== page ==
Seems that this is a very hot issue counting the number of replies with
good advice to the originator. So I might as well give my personal view
to the issue.
First of all I regard the information on the internet as a new business
tool and the responsibility of whether people in a company should have
access should therefore be in the hands of the business managers. If
they estimate access would be a benefit for their part of the business,
they should make internet available to their employees, not restricting
people from access to various servers. But it MUST always be a business
The only difference between surfing the internet and reading various
personal newspapers, magazines and books during office hours (whether
they are pornographic or not) is, that surfing cost more money for the
So it must be the business managers responsibility to make sure that
his/her employees are still doing their job properly after a connection
Of course you should make an internet policy containing guidelines and
'code of conduct' for using the net.
I believe, that once a month, the business manager should receive
statistics showing the amount of time his businessunit has spent on the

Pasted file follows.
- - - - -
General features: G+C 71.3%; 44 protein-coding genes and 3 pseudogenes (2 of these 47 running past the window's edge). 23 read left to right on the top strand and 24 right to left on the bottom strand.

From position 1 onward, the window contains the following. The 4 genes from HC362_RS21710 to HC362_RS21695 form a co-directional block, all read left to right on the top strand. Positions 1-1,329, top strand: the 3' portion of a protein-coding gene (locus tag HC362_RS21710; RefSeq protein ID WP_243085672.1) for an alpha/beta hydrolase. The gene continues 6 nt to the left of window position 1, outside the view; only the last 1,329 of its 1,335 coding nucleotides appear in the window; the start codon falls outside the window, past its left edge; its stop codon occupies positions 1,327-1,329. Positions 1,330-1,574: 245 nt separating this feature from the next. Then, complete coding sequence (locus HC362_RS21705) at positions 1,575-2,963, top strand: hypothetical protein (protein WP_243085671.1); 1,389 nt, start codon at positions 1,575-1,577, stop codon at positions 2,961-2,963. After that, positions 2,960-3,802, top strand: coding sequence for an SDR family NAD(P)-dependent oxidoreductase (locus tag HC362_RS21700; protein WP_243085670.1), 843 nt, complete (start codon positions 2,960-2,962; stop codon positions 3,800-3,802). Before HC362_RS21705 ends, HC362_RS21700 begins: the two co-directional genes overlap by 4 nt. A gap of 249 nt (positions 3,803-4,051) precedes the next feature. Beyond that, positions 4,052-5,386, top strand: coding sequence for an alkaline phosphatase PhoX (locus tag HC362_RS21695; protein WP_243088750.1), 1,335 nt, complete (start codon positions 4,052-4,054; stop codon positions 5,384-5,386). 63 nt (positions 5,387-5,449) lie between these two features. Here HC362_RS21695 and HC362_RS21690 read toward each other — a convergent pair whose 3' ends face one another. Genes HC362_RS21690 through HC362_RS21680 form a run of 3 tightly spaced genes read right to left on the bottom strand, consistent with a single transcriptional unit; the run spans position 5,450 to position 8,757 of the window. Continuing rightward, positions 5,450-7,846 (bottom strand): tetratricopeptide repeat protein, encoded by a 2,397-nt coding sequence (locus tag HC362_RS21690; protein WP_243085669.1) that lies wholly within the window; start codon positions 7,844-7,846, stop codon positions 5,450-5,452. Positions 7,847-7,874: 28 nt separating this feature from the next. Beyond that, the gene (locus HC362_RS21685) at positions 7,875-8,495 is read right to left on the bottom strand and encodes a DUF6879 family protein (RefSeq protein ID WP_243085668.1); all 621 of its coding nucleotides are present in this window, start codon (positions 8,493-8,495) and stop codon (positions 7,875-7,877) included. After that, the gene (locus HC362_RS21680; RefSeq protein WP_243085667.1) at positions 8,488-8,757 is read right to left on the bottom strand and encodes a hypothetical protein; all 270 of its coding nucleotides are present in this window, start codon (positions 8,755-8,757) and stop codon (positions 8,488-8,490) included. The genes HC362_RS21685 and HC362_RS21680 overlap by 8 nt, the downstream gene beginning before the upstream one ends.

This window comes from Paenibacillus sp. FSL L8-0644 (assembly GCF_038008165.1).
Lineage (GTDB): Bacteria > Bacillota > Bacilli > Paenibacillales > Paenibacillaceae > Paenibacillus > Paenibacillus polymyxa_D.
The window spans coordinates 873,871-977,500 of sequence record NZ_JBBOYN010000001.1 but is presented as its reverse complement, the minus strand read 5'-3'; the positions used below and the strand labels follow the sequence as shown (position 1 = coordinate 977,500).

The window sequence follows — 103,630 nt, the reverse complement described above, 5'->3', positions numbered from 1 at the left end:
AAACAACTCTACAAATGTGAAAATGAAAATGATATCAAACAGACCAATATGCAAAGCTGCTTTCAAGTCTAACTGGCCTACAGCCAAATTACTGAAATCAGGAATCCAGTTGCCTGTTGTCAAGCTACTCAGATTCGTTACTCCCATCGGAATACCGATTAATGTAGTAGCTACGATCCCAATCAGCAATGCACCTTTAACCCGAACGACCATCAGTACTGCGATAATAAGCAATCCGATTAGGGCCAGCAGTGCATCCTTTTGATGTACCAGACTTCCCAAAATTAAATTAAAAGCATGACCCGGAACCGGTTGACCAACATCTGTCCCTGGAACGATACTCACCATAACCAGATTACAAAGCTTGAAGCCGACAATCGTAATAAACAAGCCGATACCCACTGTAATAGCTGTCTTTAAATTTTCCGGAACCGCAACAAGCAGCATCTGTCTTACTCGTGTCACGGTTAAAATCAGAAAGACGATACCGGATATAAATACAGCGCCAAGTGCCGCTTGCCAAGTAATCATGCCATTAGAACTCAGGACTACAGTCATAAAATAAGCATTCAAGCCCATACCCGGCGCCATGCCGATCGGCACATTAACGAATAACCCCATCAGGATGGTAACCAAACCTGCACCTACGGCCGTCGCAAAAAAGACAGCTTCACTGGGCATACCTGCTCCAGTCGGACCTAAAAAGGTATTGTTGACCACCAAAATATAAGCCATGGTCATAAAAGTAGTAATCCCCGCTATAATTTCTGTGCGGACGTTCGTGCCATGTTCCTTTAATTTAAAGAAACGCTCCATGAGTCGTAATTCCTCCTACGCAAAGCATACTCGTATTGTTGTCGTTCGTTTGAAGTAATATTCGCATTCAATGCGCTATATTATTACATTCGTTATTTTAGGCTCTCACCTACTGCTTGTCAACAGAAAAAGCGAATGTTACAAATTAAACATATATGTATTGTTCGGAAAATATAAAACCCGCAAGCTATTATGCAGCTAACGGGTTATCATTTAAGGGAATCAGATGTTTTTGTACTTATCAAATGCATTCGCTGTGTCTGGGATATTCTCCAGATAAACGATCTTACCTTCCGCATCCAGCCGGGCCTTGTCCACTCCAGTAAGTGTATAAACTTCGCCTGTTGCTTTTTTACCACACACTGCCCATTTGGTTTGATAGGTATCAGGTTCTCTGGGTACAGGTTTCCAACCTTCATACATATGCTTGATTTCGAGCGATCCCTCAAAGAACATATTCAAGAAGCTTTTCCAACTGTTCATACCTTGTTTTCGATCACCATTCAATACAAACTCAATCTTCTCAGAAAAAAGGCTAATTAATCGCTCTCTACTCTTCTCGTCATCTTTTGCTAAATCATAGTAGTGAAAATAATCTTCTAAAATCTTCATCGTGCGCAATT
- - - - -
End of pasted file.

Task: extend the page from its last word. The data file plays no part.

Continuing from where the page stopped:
internet within the last month, along with a calculation of the cost
involved for using the internet that month. This will give him an
indication whether his employees spend to much time surfing. If so, the
manager could request statistic per user and 'grab the bull by the horn'
>From: cdavisso @
>Sent: 17. september 1996 14:10
>To: firewalls @
>Subject: Re: Internet policy
>On Sep 16, 7:41pm, potlicker @
>> Subject: Internet policy
>> The obvious approach would be to block access to the porno sites on their
>> firewalls. How do other companies handle this issue?
>>-- End of excerpt from potlicker @
>I suppose you could block all, presumably, http access to the Internet from
>inside systems except for a proxy server and then force the users to use a
>proxy server that logs all connections. If you let it be known that all
>connections are logged, that *might* curtail some of the traffic. Of course
>you'd want a policy that states something along the lines of "XYZ corp.
>computers are to be used solely for XYZ Corp. business,...", etc.
>Then there's a company that I read about in a trade rag months ago. They
>actually published in a company newsletter, the sites that various internal
>systems had connected to!
>But then you end up with the porno sites changing names, trying to keep up on
>the new names, and you still can't tell what's contained in a file called
>"wow.gif". You just end up with a temporary reduction until people find a
>around it. Blocking specific sites sounds like it could turn into a major
>Just some random thoughts,
>The above does not in any way represent the views or policies of TEIR and are
>completely my own opinions
>I've no doubt the devil grins,
>As seas of ink I spatter.
>Ye gods forgive my literary sins,
>The other kind don't matter.
> - Robert W. Service